Category Archives: Torah

Numbers 16: Korah rebels against God’s anointed

The betrayal by Korakh (Korah) against Aharon (Aaron) mirrors the rejection of Yeshua the Mashiakh (Jesus) by leaders of Yisrael (Israel) at in the first century A.D. We can see a foreshadowing of Yeshua’s grace through Aharon’s reaction to the rebellion.

Thought questions

  • What is the situation in this chapter?
    • From the people’s perspective, who were doing the actions and calling the shots?
    • Who else beside Moshe (Moses) and Yeshua the Messiah (Jesus) could speak and death would come?
  • What are the two challenges in this chapter?
    • Why is the challenge between Korakh and Aaron significant? Who is “holy unto the LORD’?
    • Is the challenge similar to the predicted challenge between Messiah and anti-Messiah?
    • Between Miriam and Aharon on one side and Moshe on the other?
  • How did Aharon “make atonement” for the the people to stop the plague? What is the incense for?
    • How is Aharon’s action similar to Messiah’s? Who does Moshe represent in this incident?
    • How is this symbolism of Moshe and Aharon similar what we see in the 10 plagues in Mitzraim (Egypt)?
  • Where does Moshe’s power to open the earth come from?
    • What was Peter’s greatest miracle?
  • Why did the whole family of Korah die for his rebellion?
    • Do children need baptism before adulthood to protect them?
    • What about the instruction in the Torah to execute a rebellious child (Deuteronomy 21:18–23)?
    • Are rebellious teenagers doomed to destruction?
      • Do they know the difference between right and wrong?
    • How does the Bible passage “I can kill and make alive again” (2nd Kings 5:7) affect popular culture’s view that God warrants wanton destruction of the innocent?
    • How does the prophecy of the Valley of Dry Bones in Ezekiel 37 help us understand this dilemma better?
    • What will happen to those who die or are killed while in rebellion or apart from God at the resurrection?
    • Is a rebellious person evil?
    • What are “sins that lead to death” that we read about in apostle Yochanan’s (John’s) writings?
  • What does the Psalm of the Sons of Korah (Psalm 84) tell us about the tragic impact of Korah’s rebellion?
  • What does a “young man dying to save him from the trouble that is coming” have to do with the deaths of the women and children of the rebellious and wicked?

Numbers 15: Of tassels of blue, Sabbath reverence and offerings

After the accounts of rebellion and fear in trusting God’s leading into Canaan (Numbers 13–14), there’s this passage talking about types of offerings, tying blue-corded fringes on clothes and setting aside a memorial portion of each loaf, called challah. These may seem like grab-bag topics, but they all are connecting to a life of faith.

Thought questions

  • What is the purposed of the whole congregation’s offering a bull?
    • What does a bull represent?
  • What does the she-goat represent?
    • Why a male goat for the nation and a female goat for the person?
  • What does the Passover lamb symbolize?
  • What’s the difference between the burnt (khol), grain (minkhah), guilt, sin and fellowship (shalom) offerings?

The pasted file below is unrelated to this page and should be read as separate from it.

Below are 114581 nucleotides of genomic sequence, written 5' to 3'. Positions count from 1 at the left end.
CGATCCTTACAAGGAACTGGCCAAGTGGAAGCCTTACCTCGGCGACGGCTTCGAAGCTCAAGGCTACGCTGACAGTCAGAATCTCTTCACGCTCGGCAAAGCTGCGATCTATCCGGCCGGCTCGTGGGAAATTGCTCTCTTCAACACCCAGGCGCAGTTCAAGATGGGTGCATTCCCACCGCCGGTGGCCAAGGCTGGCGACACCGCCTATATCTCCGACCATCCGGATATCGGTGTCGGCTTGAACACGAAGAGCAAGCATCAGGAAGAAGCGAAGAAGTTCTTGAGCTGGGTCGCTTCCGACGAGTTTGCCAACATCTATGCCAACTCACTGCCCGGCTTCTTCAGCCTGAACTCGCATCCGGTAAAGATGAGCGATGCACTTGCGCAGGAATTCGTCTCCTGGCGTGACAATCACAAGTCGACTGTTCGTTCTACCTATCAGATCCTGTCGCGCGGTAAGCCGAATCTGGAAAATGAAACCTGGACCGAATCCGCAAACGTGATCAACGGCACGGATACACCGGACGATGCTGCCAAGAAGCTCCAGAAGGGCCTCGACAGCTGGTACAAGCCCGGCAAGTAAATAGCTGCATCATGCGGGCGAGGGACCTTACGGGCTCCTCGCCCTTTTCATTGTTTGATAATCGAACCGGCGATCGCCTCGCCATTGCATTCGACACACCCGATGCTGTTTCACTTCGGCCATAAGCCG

• Are these sacrifices obsolete, as many Christians teach?
    • What are the sacrifices we offer today, in light of Romans 12:1 and Hebrews 13:15–16?
    • What about freewill offerings?
    • What is the equivalent today?
  • Isn’t killing someone for collecting wood on the Sabbath unreasonably harsh?
    • Why do violations of the Ten Commandments bring death when restitution is available for theft?
  • What is challah bread?
    • Why do we lift the bread to God when we bless it?
  • What are the tassels (in Hebrew, tzitzitot) described in Numbers 15 for?
    • Do they have relevance for us today?
    • What is the blue cord in the tassel?

Reader: Jeff. Teacher: Richard Agee.

Numbers 13–14: Trusting in God and His apostles

The shockwave of Israel’s shrinking back from entering Canaan under the LORD’s protection reverberated for the next 40 years of wandering and throughout time. It’s all about trusting God when the task seems too big and the means so meager.

This faith in God’s apostles — shelakhim, or “sent ones” — is crucial to entering God’s rest. At the helm of that mission recorded in Numbers 13–14 was Yehoshua, whose name and role foreshadowed the greatest of all God will ever send, Yeshua (Jesus) the Mashiakh (Messiah).

Thought questions

  • What is an “evil report”?
    • Why did the 10 spies give this “evil report”?
    • Why did they exaggerate the potential perils of the Promised Land?
    • Why do we often presume the LORD’s blessing when we’re doing things that are divergent from His will?
    • What is the significance of the 40 days of the spies’ mission?
    • What is causing the people to continue to want to go back to Egypt?
    • Who wanted to send spies into Canaan, Moshe or the people?
  • Who are the spies, and why weren’t they the previously mentioned leaders of the tribes?
    • What time of year was this spying?
    • How were the people of Canaan similar to manna, the “daily bread” God gave Israel each morning?
  • How were the reports of Caleb and Yoshua like “pearls before swine”?
    • What kind of spirit did Caleb have, and how was it different from the spirit in the rest of the people?
    • Why did Moshe change Yehoshua’s name?
    • How was Yehoshua’s role similar to Messiah Yeshua’s?
  • What’s the difference between the rebellious of Israel receiving punishment “to the third and fourth generation” and the teaching in Ezekiel that each will die for his own sin?

Reader: Jeff. Teacher: Richard Agee.